Surprising (?) behaviour of assignment-update operators

It seems like f -= a is actually exactly equivalent to f = f - a. This surprised me because I’d naively expected -= to be update-in-place, so that I wouldn’t need a View when f is an Array slice, but actually it seems I do:

julia> f = rand(3, 241, 2);

julia> a = rand(241);

julia> function update!(f, a, i, k)
       @. f[i,:,k] -= a
update! (generic function with 1 method)

julia> function update_view!(f, a, i, k)
       @. @view(f[i,:,k]) -= a
update_view! (generic function with 1 method)

julia> function update_view2!(f, a, i, k)
       @. f[i,:,k] = @view(f[i,:,k]) - a
update_view2! (generic function with 1 method)

julia> @time update!(f, a, 1, 1);
  0.235987 seconds (440.13 k allocations: 25.313 MiB, 8.33% gc time, 99.98% compilation time)

julia> @time update!(f, a, 1, 1);
  0.000007 seconds (2 allocations: 2.047 KiB)

julia> @time update_view!(f, a, 1, 1);
  0.162541 seconds (326.76 k allocations: 18.569 MiB, 99.98% compilation time)

julia> @time update_view!(f, a, 1, 1);
  0.000006 seconds (1 allocation: 64 bytes)

julia> @time update_view2!(f, a, 1, 1);
  0.067399 seconds (27.27 k allocations: 1.185 MiB, 99.96% compilation time)

julia> @time update_view2!(f, a, 1, 1);
  0.000006 seconds (1 allocation: 64 bytes)

So update! requires allocations (I guess it compiles to something equivalent to update_view2!, but without the @view on the right hand side?), while update_view! and update_view2! are essentially identical.

In hindsight this makes some sense, but I find it surprising that I need @view on the left hand side of an ‘assignment’ operator. So two questions: Is this expected behaviour? Is it worth giving a warning (edit: I mean a warning in the documentation of -=, etc somewhere) about this behaviour of -= (and I assume +=, etc. are similar)? Although maybe there is a warning somewhere and I just didn’t look hard enough (apologies if so).

Yes - f -= a expanding to f = f - a is “just” behaving like the reality of having to load data before assigning the result back to a variable. This is also documented.

This is also necessary, since - (like all operators in julia) is not special. It’s a regular function and can be overloaded and specialized for whatever type f and a may have (even going so far as returning an object of a different type from both f and a).

@. f -= a not directly writing to f may be surprising at first, but consider that it may not be possible to read & write from/to f at the same time. For example, what if f .- a returns an object of a different type than f? Writing to that wouldn’t neessarily make sense in the first place, but having it be equivalent to f .= f .- a implies that it should anyway.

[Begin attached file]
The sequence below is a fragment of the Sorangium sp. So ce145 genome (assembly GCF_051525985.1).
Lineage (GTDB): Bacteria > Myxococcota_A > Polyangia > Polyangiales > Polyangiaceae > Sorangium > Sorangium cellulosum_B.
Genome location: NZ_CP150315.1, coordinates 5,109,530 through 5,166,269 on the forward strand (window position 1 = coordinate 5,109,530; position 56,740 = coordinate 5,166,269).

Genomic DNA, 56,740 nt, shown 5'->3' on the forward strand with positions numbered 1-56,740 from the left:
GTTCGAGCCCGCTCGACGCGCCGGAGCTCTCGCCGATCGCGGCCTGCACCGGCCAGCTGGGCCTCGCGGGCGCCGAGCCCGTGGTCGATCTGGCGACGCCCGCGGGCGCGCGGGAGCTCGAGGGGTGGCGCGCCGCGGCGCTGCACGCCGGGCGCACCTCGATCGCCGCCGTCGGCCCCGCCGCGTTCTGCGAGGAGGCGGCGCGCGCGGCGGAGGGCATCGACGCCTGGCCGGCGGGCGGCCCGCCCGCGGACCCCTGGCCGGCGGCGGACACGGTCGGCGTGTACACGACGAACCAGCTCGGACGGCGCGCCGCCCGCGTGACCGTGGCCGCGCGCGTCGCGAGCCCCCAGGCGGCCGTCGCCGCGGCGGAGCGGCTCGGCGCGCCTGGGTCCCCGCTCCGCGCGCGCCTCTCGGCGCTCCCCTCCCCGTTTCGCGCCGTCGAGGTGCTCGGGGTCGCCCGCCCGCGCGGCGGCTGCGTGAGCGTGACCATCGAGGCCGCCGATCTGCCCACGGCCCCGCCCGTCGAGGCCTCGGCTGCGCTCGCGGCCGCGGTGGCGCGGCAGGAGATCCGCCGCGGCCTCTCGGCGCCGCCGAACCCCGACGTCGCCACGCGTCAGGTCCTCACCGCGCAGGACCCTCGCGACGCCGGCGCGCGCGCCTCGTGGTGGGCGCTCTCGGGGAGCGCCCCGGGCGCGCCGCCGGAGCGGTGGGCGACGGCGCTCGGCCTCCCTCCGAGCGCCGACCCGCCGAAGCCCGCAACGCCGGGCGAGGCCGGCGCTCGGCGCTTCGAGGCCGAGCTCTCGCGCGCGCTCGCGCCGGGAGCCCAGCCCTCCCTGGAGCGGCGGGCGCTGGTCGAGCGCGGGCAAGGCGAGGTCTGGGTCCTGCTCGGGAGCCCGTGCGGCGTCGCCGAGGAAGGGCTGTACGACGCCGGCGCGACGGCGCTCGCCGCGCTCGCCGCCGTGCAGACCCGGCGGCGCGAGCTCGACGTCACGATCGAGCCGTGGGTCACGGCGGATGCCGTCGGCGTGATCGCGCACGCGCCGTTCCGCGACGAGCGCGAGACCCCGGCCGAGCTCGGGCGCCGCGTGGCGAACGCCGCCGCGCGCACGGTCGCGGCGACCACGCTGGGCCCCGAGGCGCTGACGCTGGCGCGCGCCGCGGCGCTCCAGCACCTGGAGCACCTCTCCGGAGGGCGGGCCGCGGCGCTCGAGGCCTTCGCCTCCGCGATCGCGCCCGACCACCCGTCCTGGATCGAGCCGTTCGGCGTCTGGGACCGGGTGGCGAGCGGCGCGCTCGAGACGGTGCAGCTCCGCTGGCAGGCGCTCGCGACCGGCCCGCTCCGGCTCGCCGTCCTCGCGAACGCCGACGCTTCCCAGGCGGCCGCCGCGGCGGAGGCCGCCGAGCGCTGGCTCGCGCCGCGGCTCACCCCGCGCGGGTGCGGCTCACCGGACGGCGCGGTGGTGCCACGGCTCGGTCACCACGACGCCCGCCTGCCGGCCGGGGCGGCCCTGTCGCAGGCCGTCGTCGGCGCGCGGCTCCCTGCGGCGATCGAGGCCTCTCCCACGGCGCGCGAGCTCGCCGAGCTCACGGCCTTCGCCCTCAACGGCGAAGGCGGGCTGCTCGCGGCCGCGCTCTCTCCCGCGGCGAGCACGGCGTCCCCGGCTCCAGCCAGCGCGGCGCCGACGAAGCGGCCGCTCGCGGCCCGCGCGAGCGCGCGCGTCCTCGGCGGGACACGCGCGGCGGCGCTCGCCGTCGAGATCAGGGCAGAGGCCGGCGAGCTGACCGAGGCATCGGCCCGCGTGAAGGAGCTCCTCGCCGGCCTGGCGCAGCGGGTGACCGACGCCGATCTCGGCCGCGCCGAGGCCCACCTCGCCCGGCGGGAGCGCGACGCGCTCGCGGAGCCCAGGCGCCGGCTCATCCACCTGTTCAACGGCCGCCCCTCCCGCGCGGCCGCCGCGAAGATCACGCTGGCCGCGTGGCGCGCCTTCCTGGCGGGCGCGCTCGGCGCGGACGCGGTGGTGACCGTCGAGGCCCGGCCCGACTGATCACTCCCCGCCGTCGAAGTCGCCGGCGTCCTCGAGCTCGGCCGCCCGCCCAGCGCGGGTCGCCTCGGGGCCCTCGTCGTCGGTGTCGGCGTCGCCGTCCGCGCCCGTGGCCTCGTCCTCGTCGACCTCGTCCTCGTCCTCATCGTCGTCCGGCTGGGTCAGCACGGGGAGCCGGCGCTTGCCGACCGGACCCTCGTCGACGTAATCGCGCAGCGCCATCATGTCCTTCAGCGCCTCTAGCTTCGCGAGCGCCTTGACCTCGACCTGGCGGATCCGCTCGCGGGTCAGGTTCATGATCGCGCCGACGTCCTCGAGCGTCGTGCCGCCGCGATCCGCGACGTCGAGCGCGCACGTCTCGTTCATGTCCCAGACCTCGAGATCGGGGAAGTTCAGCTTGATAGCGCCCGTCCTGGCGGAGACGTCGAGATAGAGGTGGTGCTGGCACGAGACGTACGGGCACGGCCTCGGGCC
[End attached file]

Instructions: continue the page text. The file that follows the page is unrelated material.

In general, if you’re trying to write vectorized functions you’re probably still too used to doing that because of some background in R or Python, where this is the default way of writing code (since in those cases the kernel is written in C, to make it fast). This is not necessary in julia (we have fast loops by default after all) - on the contrary, it’s common to write scalar kernel functions and broadcast those directly (or write a looped kernel using Tullio.jl or LoopVectorization.jl directly, if more than scalar access is needed).

I don’t think a warning should be printed here - expecting it to be in-place (or atomic?) by default seems weird to me, since that would mean having to implement -= seperately from - (to indicate the in-place nature) or requiring - to always write to one of its arguments, which seems non-ideal.


@Sukera - thanks for the reply. I agree with what you say. It certainly makes sense for -= to share implmentation with -. And I’ll probably end up re-writing the kernels as explicit loops at some point. Array broadcasting can (sometimes, in some situations) make for somewhat cleaner, more readable code. My main point was that I think this looks odd

@view(f[i,:,k]) -= a

just because I don’t expect to see @view on the left (but as you say, it makes sense because -= has to expand out into using -).

Edit: PS sorry, I only meant warning in the docs somewhere, not for the code to emit a warning - I’ve edited the original post to clarify.

Wait, what? Surely it does work in-place. This is just erroneous benchmarking.

@johnomotani the @time macro is not suitable for microbenchmarks. Try the BenchmarkTools package and remember to interpolate the variables.

Slices on the left-hand-side are always views, and you do not need the @view macro.

It does in this case because the type of f opted into broadcasted assignment (via broadcast!), but this is not the case in general, I don’t think.

The allocation comes from the fact that @. f[i,:,k] -= a expands into f[i, :, k] .-= a which is equivalent to f[i,:,k] .= f[i,:,k] .- a, which slices on the right hand side (and thus allocates).

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I’m walking around on my phone, so I don’t get to test stuff.:grimacing: The slicing on the right side is the problem then.

f[j, :, k] .= view(f, j, :, k) .- a

should do it then.

But, still, don’t use the @time macro for this.


But, still, don’t use the @time macro for this.

Why not? I get that the timing won’t be accurate enough to be useful, but here it’s only the number/size of allocations that we’re interested in. Aren’t the allocations deterministic, so @time and @benchmark would always give the same result (as long as the function is compiled already)?

Edit: No, @DNF is right. @time counts a few extra allocations (I guess maybe because it doesn’t allow interpolating in the global variables??).

Yes. Accessing globals may allocate a Ref, which can be avoided when using BenchmarkTools, but not with @time.